Book Review:

The Buccaneers of America

Author: Alexander O. Exquemelin
Length: 231 pages
Publisher: Dover Publications (February 26, 2000)
Language: English
ISBN: 048640966X
Rating: Three Stars! 3/5 Stars


Little is known of Exquemelin himself. He embarked from Le Havre in France in 1666 to the Americas where he was indentured to several different masters. Eventually, he gained his freedom and became a privateer (a government sanctioned pirate) for France. By 1672, he abandoned his life as a privateer and went on several merchant expeditions to the Americas with both the Dutch and Spanish fleets, and by 1678, he had returned to Amsterdam where his famous book The History of the Bucaniers. . . was first published by Jan Ter Hoorn. Exquemelin himself continued to sail on several different voyages, and eventually departed for the Americas with a French ship in 1699, the last existing record of his activities. His book, however, was enormously popular. It went through many editions in Dutch, French, German, Spanish, and eventually English in 1684. Differing editions of the book differ markedly. Presumably, it was based on the experiences of Exquemelin himself between about 1669 and 1672. Yet, publishers often added chapters and stories to make the book more exciting, so it becomes difficult for readers to separate out the fact of Exquemelin's book from the fiction. In fact, Sir Henry Morgan (privateer and eventually governor of Jamaica) prosecuted and eventually won a case against Crooke and Malthus (the publishers of the English edition) over this precise issue. Morgan disagreed with many of the accounts (mostly the ones in which he was involved), and demanded that Crooke and Malthus correct the errors.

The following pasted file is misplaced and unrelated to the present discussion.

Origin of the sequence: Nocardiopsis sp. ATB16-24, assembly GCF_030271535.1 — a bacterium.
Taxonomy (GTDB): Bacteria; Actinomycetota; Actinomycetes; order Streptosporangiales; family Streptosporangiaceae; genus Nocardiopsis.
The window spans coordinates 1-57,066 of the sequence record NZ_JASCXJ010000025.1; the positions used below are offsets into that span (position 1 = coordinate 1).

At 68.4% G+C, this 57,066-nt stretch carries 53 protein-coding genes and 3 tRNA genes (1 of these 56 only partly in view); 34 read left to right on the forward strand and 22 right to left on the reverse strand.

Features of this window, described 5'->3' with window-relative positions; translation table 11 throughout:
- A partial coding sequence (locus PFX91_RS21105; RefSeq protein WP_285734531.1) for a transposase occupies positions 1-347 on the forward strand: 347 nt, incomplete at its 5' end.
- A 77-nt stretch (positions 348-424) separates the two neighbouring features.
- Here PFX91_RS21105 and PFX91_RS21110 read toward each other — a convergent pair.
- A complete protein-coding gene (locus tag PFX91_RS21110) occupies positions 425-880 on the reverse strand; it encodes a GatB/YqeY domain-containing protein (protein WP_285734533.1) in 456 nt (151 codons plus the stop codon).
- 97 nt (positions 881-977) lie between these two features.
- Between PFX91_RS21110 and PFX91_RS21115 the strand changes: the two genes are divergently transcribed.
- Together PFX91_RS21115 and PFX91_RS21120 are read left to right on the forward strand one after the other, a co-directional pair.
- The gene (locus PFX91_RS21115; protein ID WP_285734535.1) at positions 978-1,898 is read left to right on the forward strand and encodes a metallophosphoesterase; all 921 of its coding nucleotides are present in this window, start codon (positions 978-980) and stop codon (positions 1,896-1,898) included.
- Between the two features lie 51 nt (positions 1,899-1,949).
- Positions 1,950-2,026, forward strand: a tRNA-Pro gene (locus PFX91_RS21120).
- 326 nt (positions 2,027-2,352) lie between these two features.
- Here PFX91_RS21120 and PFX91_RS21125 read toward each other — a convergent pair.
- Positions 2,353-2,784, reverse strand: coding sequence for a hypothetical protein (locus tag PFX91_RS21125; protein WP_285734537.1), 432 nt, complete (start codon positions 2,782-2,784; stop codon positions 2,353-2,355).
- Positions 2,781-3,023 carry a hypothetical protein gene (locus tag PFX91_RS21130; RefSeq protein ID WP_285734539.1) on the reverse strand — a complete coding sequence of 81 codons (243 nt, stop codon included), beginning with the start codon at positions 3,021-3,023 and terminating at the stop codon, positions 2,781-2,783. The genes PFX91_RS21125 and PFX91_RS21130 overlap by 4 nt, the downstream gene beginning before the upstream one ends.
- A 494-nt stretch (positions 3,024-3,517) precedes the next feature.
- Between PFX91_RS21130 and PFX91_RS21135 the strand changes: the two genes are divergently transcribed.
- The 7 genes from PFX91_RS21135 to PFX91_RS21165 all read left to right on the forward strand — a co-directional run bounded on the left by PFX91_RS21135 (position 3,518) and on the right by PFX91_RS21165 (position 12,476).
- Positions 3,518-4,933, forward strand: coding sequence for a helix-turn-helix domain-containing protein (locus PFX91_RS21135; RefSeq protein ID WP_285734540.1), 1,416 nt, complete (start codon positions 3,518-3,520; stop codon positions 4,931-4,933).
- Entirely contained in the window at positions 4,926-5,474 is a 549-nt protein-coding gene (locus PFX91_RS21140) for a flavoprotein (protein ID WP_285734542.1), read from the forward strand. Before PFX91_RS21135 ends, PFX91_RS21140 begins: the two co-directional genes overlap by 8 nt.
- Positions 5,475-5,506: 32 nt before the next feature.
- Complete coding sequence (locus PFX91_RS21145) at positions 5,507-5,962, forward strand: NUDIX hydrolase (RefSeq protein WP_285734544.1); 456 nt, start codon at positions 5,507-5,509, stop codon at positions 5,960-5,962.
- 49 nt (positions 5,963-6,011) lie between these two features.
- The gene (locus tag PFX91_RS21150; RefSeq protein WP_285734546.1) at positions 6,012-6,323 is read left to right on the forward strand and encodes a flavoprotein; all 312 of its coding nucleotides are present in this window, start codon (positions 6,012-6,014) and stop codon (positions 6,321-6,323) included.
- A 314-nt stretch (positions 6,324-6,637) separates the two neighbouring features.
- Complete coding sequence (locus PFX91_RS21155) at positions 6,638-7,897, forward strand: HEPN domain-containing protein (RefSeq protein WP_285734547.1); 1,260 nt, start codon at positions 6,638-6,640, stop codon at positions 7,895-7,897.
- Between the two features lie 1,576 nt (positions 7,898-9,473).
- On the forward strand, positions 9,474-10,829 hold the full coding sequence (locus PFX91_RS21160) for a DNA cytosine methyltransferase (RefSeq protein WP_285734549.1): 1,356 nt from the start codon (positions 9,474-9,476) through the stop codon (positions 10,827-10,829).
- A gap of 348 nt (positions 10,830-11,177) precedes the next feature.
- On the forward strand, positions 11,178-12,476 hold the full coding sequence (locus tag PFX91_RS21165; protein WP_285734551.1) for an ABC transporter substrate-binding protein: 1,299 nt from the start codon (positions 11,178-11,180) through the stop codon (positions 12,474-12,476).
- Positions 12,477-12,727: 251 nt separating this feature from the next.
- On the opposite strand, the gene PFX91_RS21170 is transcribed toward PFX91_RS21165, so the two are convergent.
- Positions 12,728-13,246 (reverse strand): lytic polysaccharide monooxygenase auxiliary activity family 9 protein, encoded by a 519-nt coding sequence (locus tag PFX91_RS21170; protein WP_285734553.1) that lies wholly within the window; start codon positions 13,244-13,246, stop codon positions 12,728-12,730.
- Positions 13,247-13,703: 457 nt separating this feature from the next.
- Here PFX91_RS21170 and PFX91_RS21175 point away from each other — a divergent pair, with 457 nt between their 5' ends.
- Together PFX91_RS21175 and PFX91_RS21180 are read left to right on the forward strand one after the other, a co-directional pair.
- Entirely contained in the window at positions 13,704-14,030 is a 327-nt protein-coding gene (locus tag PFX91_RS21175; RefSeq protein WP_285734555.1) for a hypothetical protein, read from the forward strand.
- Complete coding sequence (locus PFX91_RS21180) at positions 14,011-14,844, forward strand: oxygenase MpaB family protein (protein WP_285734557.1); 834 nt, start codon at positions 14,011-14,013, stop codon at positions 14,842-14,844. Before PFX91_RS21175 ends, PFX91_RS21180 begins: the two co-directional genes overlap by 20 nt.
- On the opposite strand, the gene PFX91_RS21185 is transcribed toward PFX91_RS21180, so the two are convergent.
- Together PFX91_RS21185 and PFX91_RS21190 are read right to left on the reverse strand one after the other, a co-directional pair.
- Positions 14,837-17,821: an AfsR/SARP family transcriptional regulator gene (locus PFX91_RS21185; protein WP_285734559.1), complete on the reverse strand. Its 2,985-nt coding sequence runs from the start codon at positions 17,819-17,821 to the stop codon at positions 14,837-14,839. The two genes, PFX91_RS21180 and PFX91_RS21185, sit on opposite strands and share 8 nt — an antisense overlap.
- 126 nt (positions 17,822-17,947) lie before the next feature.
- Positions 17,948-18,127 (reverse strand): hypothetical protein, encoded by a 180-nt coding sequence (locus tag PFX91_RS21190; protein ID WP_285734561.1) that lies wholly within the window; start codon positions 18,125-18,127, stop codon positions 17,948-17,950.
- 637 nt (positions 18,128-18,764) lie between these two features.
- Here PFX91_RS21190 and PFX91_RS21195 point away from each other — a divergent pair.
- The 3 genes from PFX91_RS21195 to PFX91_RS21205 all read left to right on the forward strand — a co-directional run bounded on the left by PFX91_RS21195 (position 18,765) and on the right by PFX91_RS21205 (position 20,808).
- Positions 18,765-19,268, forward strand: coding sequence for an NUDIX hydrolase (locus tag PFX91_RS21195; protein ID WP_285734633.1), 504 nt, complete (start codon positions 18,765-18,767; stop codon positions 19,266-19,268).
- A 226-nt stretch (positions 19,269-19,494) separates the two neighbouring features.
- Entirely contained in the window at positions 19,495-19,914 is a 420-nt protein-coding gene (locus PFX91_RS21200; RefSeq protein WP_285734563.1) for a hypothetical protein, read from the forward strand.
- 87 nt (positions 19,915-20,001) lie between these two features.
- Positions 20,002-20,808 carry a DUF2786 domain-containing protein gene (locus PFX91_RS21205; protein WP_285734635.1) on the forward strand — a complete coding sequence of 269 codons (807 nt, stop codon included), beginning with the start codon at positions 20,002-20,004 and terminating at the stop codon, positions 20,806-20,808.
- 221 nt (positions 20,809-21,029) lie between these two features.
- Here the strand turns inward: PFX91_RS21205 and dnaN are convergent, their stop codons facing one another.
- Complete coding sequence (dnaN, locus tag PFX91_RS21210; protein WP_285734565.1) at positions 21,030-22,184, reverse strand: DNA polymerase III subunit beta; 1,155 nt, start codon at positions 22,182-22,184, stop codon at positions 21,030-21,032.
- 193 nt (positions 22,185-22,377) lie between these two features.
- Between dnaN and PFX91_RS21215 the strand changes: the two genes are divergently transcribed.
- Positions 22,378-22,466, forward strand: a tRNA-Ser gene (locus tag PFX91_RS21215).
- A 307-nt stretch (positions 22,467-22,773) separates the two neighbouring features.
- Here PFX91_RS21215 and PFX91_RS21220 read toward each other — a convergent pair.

More important than the truth of Exquemelin's account though, is the popularity of his tales. Between 1660 and 1720, pirates and privateers flourished in the Caribbean Sea. The Spanish, French, and the English all had colonies in the region and the Caribbean islands were part of a major trade route. Merchant vessels carrying agricultural goods and Spanish treasure galleons carrying gold from the mines of Mexico and Peru traveled through the region delivering the riches of the new world to the rulers of the old world. Since these countries were often at war, these merchant ships made a tempting target for financing wars in Europe. Therefore, European powers would often commission privateers to raid enemy vessels. Yet, when these wars were completed, the governments decommissioned the ships, and the sailors, who had been used to heavy profits from their expeditions, suddenly had no employment. Thus, many of these sailors continued to seek profits and turned to piracy. In many ways, Exquemelin's book reflects the reality of the life of the people of the Caribbean, an area of tremendous wealth, caught between three warring powers. Yet, Exquemelin went a step further and romanticized the life of these privateers and pirates and made them out to be swashbuckling heroes. His book was so popular that other authors soon followed with similar books about the idealized lifestyle of pirates, and their romantic image was born. This image has remained even to the current century spawning further books by Robert Louis Stevenson, movies starring Errol Flynn and rides at Disney amusement parks, all beginning with a book that produced an entire literary genre of heroic seafaring outlaws leading exciting lives in exotic places

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